...but they don't feel right. Sure, stripes and fins and tails are great, they're awesome, but it seems mean to make his monster too big to fit in the car or as something that has to live in a bathtub. He's stuck in a closet now but what about later, when he gets big like he says he will? If he has tentacles they couldn't play cards or Nintendo, and tails might get trapped by doors (and his monster is sneaky, he wouldn't want to be caught.)

What would be really awesome, Kris thinks, is if his monster was like him. A boy. A cool boy who was bigger than Kris (to help with the difficult of being the smallest guy in class) and brave and full of surprises about elephants. And his clothes would be black--because he likes the dark, right?--but they'd be sparkly too, sometimes. And he'd like being loud along with the radio and making gloves out of socks, and coloring his fingers.

Kris draws every piece of that he can, sitting in his Mama's bright kitchen and thinking of invisible things, waiting.


He folds the finished drawing carefully, like a letter, and slips it underneath the closet door into the dark.

The room is silent.


Kris wakes up.

The room is very dark and the house is very quiet, and someone is sitting on his bed. Kris reaches for the bed lamp--until he remembers he doesn't have one anymore.

"I said I was sorry," says the someone.

Because, of course, it's him.

"Dad said he was going to buy me a new one," Kris says. "If I promised not to break it too." But he doesn't want his monster to feel guilty about a mistake and adds," I don't really need one though. Not if it's gonna hurt you."

"Oh." There's a shuffle and something touches the blanket over Kris' knee. "It'd be all right. I mean, if you wanted another lamp. Would it be a dinosaur one, too?"

"That'd be neat," Kris nods.

"He should get you a triceratops one this time," the monster says. "They had the giant skulls, right?"

"Huge," Kris grins. "Did you like the drawing?"

The monster doesn't say anything then and Kris can't help but fidget. Maybe the monster wanted tentacles and stripes, and a spiky tail. But Kris didn't draw any of it and now his monster is going to go back in the closet and never ask about dinosaurs or planets again.

"I don't get it."

Kris blinks into the dark. "What?"

"A part of the drawing," the monster says. He sounds--nervous? "The part on the bottom. I don't know what it means."

Surprise and relief rush through Kris like soda pop. He scrambles out from beneath the covers, bouncing. "Letters! I can read them for you. And I could teach you to do it, too, later. I totally could!"

Except it's still night and dark, and Kris has no dinosaur to help. He's seriously considering if he could run into the hall and turn on the light, and the read through the door when something bumps his hand.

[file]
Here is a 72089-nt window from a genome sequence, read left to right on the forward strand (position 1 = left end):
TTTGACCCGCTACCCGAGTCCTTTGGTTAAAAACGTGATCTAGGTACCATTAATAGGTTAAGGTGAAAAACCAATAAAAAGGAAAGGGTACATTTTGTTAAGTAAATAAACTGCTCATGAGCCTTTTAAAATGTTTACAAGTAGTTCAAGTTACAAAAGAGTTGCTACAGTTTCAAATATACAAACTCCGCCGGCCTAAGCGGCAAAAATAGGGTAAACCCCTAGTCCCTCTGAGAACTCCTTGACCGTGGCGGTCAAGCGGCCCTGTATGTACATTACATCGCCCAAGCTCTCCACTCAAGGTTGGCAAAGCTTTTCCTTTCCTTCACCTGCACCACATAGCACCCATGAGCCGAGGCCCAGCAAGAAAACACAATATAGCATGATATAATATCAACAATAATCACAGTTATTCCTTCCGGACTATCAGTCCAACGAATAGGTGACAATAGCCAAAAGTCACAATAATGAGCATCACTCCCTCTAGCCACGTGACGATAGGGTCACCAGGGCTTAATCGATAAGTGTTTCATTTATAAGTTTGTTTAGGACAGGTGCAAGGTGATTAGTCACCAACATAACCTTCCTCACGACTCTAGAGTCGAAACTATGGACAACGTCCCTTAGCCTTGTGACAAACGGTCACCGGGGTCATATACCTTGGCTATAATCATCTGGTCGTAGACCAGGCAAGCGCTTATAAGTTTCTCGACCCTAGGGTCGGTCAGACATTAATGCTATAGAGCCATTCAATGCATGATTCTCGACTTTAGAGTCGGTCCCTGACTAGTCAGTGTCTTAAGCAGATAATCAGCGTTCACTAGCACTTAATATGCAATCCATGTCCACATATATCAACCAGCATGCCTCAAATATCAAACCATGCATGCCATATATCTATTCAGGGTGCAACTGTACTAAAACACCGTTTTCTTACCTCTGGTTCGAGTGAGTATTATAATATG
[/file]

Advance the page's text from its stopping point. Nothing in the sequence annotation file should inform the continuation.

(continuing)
"Here, I got it from the downstairs closet. I'll put it back this time, I promise," his monster adds.

Kris fumbles until his fingers close around a--tube of plastic? There's a rubbery bit on it, like a button, and something cool and roundish on the end--oh.

It's a flashlight. His monster brought him a flashlight.

There's something very...important about that, Kris knows. Even if he's not exactly sure what it is.

(One day he will.)

He hesitates before thumbing it on, though. "I wish I could see in the dark. Is it super great? Can you see colors?"

"Yeah," the monster says. "But they're probably not like yours. But I like your colors." Then, "Ok, I'm ready for it."

Kris turns on the flashlight.

Kris' monster is bigger than him. He has bangs and a black shirt, and slouchy material bunched over his hands, like gloves without fingers or gloves soft as socks. His hair is a little crazy and he's got his eyes shut tight, tight, tight. But when Kris tilts the light away, they open just a bit. It's impossible to tell the color with the monster's--the boy's--face in shadow, though.

It doesn't matter; Kris knows they're blue.

Kris' drawing lies open on the bedspread. The folded creases have been smoothed out, nearly invisible in the jumpy spot of light. His monster's fingers trace the wobbly letters on the bottom of the page. His fingertips are green and purple. Behind him Kris can make out the open shoebox wedged between the closet's door and wall.

"I thought," Kris starts. His monster looks up and--and his hair is really, really shiny even in the dark. "It's okay if you don't like it. I won't be mad."

"I don't know what it is," the monster says. He reaches out and put a hand on Kris' wrist, tugging. "Tell me."

There are tiny, dark spots on the hand touching Kris. Freckles, he thinks. His monster has freckles. Kris hadn't drawn those, but he likes them. He likes that his monster has surprises.


"It's a name," he says. "It's--it's your name. If you want it. I mean, you don't have to."

The freckled fingers close a bit tighter. They're holding hands, Kris thinks, and somehow that doesn't feel like a surprise. It feels...nice.

"Can I keep it?" the monster suddenly asks. "Can I--is it like the flashlight, do I have to give it back later?"

"No, you can keep it," Kris says. "That's how names work. I think."

It's a good name, this one; Kris was very, very careful in picking it. His monster is special so the name had to be special; it had to be important, like something they taught in school.

Or Sunday school.

"Oh," the monster says like he heard something important, more important than Pluto.

Kris asks, "Do you want me to read it to you?"

Slowly, the monster nods. Kris scoots a little closer and puts his finger under the first letter. After a moment, a grape-colored fingertip slides down beside it. One by one they go through the letters to the sum: A. D. A. M.